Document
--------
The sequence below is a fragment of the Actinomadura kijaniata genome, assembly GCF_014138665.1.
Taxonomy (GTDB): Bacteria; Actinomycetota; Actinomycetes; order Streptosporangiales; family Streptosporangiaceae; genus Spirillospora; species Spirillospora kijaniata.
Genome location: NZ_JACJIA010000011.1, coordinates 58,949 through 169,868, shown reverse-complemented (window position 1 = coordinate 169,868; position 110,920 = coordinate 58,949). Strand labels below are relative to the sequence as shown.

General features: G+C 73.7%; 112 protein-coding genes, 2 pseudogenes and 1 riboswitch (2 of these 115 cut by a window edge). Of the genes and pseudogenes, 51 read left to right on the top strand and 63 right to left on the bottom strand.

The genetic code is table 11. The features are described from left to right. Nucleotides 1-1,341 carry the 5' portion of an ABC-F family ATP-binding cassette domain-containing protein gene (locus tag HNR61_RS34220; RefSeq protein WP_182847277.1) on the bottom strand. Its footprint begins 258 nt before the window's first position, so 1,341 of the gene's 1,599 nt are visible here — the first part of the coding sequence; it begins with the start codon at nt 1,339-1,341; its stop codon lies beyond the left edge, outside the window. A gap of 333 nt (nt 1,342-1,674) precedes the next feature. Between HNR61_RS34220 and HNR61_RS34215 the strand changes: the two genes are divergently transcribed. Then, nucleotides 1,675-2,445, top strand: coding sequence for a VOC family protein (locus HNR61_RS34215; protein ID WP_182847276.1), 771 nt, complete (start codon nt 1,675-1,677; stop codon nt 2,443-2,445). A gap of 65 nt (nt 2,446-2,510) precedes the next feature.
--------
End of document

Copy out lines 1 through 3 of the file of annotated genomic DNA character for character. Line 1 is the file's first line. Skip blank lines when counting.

The sequence below is a fragment of the Actinomadura kijaniata genome, assembly GCF_014138665.1.
Taxonomy (GTDB): Bacteria; Actinomycetota; Actinomycetes; order Streptosporangiales; family Streptosporangiaceae; genus Spirillospora; species Spirillospora kijaniata.
Genome location: NZ_JACJIA010000011.1, coordinates 58,949 through 169,868, shown reverse-complemented (window position 1 = coordinate 169,868; position 110,920 = coordinate 58,949). Strand labels below are relative to the sequence as shown.